Driven, good points about gamma radiation that are supported by https://hps.org/publicinformation/ate/q11162.html “Simple equipment (like motors, switches, incandescent lights, wiring, and solenoids) is very radiation resistant and may never show any radiation effects, even after a very large radiation exposure. Diodes and computer chips (electronics) are much more sensitive to gamma radiation. To give you a comparison of effects, it takes a radiation dose of about 5 Sv to cause death to most people. Diodes and computer chips will show very little functional detriment up to about 50 to 100 Sv. Also, some electronics can be “hardened” (made to be not affected as much by larger gamma radiation doses) by providing shielding or by selecting radiation-resistant materials.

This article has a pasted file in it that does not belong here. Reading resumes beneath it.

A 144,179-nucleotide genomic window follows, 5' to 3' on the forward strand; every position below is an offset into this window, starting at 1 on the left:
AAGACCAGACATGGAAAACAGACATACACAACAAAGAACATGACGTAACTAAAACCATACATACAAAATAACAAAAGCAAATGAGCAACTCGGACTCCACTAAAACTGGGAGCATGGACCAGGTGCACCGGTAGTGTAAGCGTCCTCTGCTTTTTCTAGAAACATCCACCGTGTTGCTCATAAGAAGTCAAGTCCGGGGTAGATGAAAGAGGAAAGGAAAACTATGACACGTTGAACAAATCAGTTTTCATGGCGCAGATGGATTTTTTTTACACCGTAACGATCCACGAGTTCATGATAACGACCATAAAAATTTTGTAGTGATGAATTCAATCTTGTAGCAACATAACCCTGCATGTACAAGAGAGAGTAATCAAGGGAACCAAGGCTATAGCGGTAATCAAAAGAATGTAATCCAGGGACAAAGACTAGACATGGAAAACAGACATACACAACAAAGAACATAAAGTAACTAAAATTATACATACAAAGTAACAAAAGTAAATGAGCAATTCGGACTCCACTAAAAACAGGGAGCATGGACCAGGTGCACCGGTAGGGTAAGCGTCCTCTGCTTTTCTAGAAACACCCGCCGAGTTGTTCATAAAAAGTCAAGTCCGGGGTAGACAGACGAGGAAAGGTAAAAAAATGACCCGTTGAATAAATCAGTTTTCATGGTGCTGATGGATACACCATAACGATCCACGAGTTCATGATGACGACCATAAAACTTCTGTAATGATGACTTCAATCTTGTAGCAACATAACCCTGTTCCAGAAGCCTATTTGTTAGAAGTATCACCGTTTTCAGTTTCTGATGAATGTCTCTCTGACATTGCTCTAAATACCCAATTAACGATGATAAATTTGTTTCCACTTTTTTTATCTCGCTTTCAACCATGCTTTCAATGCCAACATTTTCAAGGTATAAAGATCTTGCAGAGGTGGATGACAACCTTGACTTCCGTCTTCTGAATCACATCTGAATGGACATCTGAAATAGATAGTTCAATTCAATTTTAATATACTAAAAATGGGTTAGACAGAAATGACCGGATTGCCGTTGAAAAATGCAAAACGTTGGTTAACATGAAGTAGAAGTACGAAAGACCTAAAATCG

Some electronics do exhibit a recovery after being exposed to gamma radiation, after the radiation is stopped. But the recovery is hardly ever back to 100% functionality. Also, if the electronics are exposed to gamma radiation while unpowered, the gamma radiation effects are less.
Ionizing radiation breaks down the materials within the electrical equipment. For example, when wiring is exposed to gamma rays, no change is noticed until the wiring is flexed or bent. The wire’s insulation becomes brittle and will break and may cause shorts in the equipment. The effect on diodes and computer chips is a bit more complex. The gamma rays disrupt the crystalline nature of the inside of the electronic component. Its function is degraded and then fails as more gamma radiation exposure is received by the electronic component. “
If I get zapped by gamma, I’m not going to worry about my electronics. The rest – non-ionizing damage – I can shield against. Maybe not perfectly but sufficiently.
Statistics: Posted by contrarian — Fri Apr 28, 2017 10:40 am